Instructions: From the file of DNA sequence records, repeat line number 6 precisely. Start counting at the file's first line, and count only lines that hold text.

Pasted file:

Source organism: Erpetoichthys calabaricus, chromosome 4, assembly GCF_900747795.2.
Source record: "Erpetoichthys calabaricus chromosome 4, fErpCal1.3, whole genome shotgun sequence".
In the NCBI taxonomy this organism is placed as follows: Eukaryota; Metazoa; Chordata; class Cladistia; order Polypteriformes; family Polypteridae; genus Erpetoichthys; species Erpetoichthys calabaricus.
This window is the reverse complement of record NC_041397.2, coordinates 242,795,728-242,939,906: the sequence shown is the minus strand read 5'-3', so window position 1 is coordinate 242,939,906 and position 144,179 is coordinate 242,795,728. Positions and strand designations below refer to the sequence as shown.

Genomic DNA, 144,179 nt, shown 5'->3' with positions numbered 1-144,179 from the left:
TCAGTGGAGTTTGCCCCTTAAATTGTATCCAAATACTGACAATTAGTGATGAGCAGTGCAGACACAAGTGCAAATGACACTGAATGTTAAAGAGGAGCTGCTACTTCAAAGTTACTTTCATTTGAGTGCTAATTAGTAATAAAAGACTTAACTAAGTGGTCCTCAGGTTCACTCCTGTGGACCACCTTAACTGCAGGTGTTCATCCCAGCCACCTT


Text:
TCAGTGGAGTTTGCCCCTTAAATTGTATCCAAATACTGACAATTAGTGATGAGCAGTGCAGACACAAGTGCAAATGACACTGAATGTTAAAGAGGAGCTGCTACTTCAAAGTTACTTTCATTTGAGTGCTAATTAGTAATAAAAGACTTAACTAAGTGGTCCTCAGGTTCACTCCTGTGGACCACCTTAACTGCAGGTGTTCATCCCAGCCACCTT